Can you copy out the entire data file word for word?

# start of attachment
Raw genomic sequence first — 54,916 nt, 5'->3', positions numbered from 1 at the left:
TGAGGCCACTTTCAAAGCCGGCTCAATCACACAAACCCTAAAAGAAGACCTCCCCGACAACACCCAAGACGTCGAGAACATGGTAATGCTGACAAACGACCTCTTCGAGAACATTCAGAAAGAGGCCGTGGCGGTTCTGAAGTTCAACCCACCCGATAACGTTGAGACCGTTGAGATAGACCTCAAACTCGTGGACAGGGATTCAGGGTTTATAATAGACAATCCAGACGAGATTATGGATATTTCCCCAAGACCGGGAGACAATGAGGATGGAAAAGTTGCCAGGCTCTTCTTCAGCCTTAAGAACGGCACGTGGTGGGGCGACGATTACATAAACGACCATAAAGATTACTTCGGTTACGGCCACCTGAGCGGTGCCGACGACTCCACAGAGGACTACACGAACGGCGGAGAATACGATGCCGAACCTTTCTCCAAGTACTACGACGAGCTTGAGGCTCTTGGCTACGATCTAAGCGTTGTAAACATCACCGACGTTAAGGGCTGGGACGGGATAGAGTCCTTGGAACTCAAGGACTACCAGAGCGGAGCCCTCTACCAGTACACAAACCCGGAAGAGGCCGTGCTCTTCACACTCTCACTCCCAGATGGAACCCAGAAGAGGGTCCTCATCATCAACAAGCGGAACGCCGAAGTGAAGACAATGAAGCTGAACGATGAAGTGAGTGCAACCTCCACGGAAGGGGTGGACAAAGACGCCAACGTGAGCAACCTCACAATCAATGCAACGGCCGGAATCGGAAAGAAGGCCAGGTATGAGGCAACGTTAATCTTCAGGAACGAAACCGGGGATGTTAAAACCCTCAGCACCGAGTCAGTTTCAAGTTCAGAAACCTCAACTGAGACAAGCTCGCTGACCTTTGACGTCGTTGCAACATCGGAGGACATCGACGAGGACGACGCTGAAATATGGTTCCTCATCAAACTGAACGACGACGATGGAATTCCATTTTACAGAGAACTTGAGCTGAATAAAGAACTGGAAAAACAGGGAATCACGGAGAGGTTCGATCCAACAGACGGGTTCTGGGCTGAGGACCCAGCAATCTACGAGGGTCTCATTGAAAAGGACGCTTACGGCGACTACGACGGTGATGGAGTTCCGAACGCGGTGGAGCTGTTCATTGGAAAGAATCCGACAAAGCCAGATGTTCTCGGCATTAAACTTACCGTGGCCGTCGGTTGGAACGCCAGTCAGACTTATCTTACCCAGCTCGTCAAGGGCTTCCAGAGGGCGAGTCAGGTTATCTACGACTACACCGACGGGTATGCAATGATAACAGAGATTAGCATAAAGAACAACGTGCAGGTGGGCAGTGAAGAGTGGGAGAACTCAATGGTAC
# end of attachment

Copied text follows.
Raw genomic sequence first — 54,916 nt, 5'->3', positions numbered from 1 at the left:
TGAGGCCACTTTCAAAGCCGGCTCAATCACACAAACCCTAAAAGAAGACCTCCCCGACAACACCCAAGACGTCGAGAACATGGTAATGCTGACAAACGACCTCTTCGAGAACATTCAGAAAGAGGCCGTGGCGGTTCTGAAGTTCAACCCACCCGATAACGTTGAGACCGTTGAGATAGACCTCAAACTCGTGGACAGGGATTCAGGGTTTATAATAGACAATCCAGACGAGATTATGGATATTTCCCCAAGACCGGGAGACAATGAGGATGGAAAAGTTGCCAGGCTCTTCTTCAGCCTTAAGAACGGCACGTGGTGGGGCGACGATTACATAAACGACCATAAAGATTACTTCGGTTACGGCCACCTGAGCGGTGCCGACGACTCCACAGAGGACTACACGAACGGCGGAGAATACGATGCCGAACCTTTCTCCAAGTACTACGACGAGCTTGAGGCTCTTGGCTACGATCTAAGCGTTGTAAACATCACCGACGTTAAGGGCTGGGACGGGATAGAGTCCTTGGAACTCAAGGACTACCAGAGCGGAGCCCTCTACCAGTACACAAACCCGGAAGAGGCCGTGCTCTTCACACTCTCACTCCCAGATGGAACCCAGAAGAGGGTCCTCATCATCAACAAGCGGAACGCCGAAGTGAAGACAATGAAGCTGAACGATGAAGTGAGTGCAACCTCCACGGAAGGGGTGGACAAAGACGCCAACGTGAGCAACCTCACAATCAATGCAACGGCCGGAATCGGAAAGAAGGCCAGGTATGAGGCAACGTTAATCTTCAGGAACGAAACCGGGGATGTTAAAACCCTCAGCACCGAGTCAGTTTCAAGTTCAGAAACCTCAACTGAGACAAGCTCGCTGACCTTTGACGTCGTTGCAACATCGGAGGACATCGACGAGGACGACGCTGAAATATGGTTCCTCATCAAACTGAACGACGACGATGGAATTCCATTTTACAGAGAACTTGAGCTGAATAAAGAACTGGAAAAACAGGGAATCACGGAGAGGTTCGATCCAACAGACGGGTTCTGGGCTGAGGACCCAGCAATCTACGAGGGTCTCATTGAAAAGGACGCTTACGGCGACTACGACGGTGATGGAGTTCCGAACGCGGTGGAGCTGTTCATTGGAAAGAATCCGACAAAGCCAGATGTTCTCGGCATTAAACTTACCGTGGCCGTCGGTTGGAACGCCAGTCAGACTTATCTTACCCAGCTCGTCAAGGGCTTCCAGAGGGCGAGTCAGGTTATCTACGACTACACCGACGGGTATGCAATGATAACAGAGATTAGCATAAAGAACAACGTGCAGGTGGGCAGTGAAGAGTGGGAGAACTCAATGGTAC